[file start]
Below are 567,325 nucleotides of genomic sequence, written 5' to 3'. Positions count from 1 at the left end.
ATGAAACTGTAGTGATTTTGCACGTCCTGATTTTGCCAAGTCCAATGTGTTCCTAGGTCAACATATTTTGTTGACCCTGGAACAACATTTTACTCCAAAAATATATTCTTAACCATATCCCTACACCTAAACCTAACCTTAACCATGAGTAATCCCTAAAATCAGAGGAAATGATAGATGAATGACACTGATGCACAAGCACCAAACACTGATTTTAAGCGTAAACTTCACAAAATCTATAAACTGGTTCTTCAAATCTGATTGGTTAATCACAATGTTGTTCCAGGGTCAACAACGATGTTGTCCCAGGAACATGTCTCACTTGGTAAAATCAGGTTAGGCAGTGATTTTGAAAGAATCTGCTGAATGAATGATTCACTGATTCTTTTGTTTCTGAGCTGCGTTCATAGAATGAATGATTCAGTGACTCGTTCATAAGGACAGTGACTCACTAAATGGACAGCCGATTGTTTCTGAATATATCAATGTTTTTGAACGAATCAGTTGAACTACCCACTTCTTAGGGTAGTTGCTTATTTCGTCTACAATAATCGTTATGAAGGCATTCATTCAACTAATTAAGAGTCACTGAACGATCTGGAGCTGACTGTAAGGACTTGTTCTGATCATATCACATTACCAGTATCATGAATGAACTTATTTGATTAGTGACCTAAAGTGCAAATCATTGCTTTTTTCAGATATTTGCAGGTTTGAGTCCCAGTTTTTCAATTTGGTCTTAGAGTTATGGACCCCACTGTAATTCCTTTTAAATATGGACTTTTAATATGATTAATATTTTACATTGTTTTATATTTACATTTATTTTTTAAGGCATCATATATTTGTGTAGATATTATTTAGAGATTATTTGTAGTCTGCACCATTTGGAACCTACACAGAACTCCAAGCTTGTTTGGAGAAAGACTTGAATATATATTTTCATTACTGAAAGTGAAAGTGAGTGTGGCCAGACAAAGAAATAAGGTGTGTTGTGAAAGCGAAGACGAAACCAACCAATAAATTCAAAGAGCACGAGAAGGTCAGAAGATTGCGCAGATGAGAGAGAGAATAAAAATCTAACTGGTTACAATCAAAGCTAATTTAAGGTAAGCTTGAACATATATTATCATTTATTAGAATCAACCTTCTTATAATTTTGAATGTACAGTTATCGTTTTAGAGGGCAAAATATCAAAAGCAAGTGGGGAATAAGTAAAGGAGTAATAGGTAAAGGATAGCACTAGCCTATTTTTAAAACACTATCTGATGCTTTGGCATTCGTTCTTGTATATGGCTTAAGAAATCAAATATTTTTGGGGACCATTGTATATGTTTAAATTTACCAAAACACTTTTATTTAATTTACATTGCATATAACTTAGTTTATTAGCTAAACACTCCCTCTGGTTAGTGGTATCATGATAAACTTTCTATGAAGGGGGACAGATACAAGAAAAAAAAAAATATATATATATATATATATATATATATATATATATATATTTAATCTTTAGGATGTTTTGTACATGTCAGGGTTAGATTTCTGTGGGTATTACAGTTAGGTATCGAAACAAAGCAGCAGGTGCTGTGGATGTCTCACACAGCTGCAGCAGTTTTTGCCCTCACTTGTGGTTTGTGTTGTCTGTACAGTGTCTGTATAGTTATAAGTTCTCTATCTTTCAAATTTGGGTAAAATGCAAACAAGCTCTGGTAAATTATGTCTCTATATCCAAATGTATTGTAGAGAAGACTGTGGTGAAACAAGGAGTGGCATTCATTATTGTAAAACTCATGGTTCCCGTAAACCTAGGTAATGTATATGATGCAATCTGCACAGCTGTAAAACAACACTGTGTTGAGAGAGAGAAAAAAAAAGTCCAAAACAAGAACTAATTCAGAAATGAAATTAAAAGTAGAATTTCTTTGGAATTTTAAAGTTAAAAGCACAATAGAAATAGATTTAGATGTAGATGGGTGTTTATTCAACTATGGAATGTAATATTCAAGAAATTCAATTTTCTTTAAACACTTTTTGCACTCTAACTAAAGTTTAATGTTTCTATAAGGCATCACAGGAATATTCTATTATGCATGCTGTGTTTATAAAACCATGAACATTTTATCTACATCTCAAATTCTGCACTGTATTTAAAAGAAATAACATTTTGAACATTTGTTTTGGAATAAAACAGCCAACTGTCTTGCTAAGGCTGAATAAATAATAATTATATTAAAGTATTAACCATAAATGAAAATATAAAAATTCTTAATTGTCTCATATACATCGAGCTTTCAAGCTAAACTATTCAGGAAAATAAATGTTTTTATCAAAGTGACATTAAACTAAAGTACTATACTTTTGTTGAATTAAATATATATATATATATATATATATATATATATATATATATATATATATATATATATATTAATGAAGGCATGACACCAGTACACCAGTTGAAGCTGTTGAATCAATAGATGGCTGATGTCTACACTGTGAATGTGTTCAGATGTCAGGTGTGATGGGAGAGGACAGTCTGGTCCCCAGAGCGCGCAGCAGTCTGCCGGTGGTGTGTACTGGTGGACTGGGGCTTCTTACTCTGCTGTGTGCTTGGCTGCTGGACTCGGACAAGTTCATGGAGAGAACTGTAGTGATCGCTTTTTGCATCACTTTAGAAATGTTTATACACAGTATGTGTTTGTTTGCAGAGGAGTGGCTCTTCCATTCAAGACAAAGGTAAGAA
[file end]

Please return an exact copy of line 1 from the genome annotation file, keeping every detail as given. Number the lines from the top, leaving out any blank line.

Below are 567,325 nucleotides of genomic sequence, written 5' to 3'. Positions count from 1 at the left end.